Dr. Eniola Ajayi, Commissioner for Education, Science and Technology, Ekiti State, in this interview with journalists in Lagos speaks on the state government’s efforts to address the rot in the education sector. TUNBOSUN OGUNDARE was there. Excerpts:
It is often said that most people in this part of the world don’t value anything free. So, why is Ekiti State talking of free education?
People will not value a thing only if they believe it won’t make positive impact on them. So, education cannot be one of those things. The free education policy is the fulfilment of Governor Kayode Fayemi’s promise during his electioneering campaign. The entirety of the programme is about quantitative and quality education from primary to secondary schools. And this is all encompassing involving the students, the teachers, the parents, the corporate and civil organisations and the public. It also involves good infrastructure, the conducive environment and every other value that can aid development in the sector. So, in Ekiti State, no student is asked to pay a Kobo as school or whatever fee. We have equally warned our principals and head teachers to comply, with a warning that, whosoever, goes contrary to the policy will be sanctioned accordingly. With this policy, we be-lieve every parent should be able to enrol their kids in school. The belief is that the moment sound education is provided; there will be a significant improvement in the education sector and the entire economy. That is why government is in investing huge resourc-es into the sector. Ekiti is known as the Fountain of Knowledge, and we want to remain as such.
How exactly would you describe the condition of schools infrastructure this administration met on ground?
There are no enough words to describe the situ-ation because there was just nothing tangible on ground when we assumed office. What we met on ground is better imagined than real. As regards phys-ical infrastructure, I had gone round many schools to access their situations. When we got to some, I couldn’t imagine they were in such terrible state we found them. So what we met on ground was so bad and that is why there is a serious intervention from the government not only to arrest the situation but to move the sector to an appreciable level. The plan is that before the expiration of this tenure, there will be total overhauling of our public schools, as well as education in general in the state.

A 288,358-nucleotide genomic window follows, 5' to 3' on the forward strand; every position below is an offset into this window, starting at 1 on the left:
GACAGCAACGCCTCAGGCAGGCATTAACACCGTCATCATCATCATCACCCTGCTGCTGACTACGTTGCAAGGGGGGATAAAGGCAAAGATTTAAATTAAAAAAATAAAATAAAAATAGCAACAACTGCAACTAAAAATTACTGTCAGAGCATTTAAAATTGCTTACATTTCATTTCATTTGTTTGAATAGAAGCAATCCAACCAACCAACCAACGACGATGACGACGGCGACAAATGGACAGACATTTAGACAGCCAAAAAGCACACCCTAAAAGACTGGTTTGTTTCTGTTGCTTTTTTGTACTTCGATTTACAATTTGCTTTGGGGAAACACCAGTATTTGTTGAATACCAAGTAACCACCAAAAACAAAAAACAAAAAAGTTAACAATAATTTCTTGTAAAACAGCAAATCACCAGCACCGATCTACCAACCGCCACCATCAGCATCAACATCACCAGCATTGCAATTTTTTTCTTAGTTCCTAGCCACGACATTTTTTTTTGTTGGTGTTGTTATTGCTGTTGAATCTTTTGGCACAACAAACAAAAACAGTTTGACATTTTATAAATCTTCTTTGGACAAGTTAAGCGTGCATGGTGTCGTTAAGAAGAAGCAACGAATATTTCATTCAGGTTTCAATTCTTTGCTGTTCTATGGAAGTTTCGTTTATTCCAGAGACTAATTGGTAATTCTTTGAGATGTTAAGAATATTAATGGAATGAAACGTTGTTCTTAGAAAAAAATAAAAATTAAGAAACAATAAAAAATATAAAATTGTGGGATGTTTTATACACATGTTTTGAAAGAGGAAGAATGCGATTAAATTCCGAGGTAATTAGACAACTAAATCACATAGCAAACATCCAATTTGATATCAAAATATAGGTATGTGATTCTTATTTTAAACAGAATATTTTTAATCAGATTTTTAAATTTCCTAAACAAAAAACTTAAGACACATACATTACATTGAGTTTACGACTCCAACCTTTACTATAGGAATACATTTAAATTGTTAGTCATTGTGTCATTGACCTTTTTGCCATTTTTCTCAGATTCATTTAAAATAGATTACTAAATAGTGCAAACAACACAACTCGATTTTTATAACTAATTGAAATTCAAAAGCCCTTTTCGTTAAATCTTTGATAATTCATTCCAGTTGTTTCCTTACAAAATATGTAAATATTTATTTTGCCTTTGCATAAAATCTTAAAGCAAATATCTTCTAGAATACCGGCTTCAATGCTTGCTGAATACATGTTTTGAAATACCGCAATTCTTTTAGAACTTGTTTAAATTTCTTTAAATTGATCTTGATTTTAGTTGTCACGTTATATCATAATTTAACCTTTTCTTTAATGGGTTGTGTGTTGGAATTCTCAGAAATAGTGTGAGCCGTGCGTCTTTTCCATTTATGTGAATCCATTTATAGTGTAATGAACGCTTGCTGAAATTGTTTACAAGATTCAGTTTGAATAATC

How then is the state addressing these problems?
We are addressing them according to levels, starting with the basic education. The government wants to see that every school aged kid is enrolled in school. We have stopped automatic promotion of pupils from one class to the next. We have also commenced a unified Primary 3 – Primary 5 promotion examinations while the Primary 6 School leaving certificate examination will also be for only qualified students as against the previous practice, where private schools enrolled their pupils at primary 4.
For uneven distri-bution of students and teachers in secondary schools, we have decided to peg enrolment in each school at 200 students per session except for schools in Ado Ekiti and Ikere –Ekiti that were allowed to enrol 240 students because of their huge population. We have also decided on a maximum of 40 students per class. To instil discipline on students, especially in the area of truancy and absenteeism, we have designed a code of conduct for them to be signed alongside their parents and guardians. Sanctions are clearly spelt out in the document. We have engaged the use of some law enforcement agencies to ensure children go to school and remain there till closing time since education is not only free in the state but compulsory. On funding, the government is poised towards spend-ing about 24 per cent of the total annual budget on education.
For ICT education alone, the government has earmarked over N1.9 billion annually and to run for three years starting with this year. The governor has also flagged up Operation Renovate all Schools in Ekiti (ORASE). We will renovate and rebuild, where necessary, classrooms, laboratories, sports facilities, hostel accommodation in boarding schools and construction of toilets, as well as their perimeter fencing across the state. For poor teaching and uneven distri-bution of teachers in the sector, as well as automatic promotion of teachers, we have provided incentive for those in the rural communities.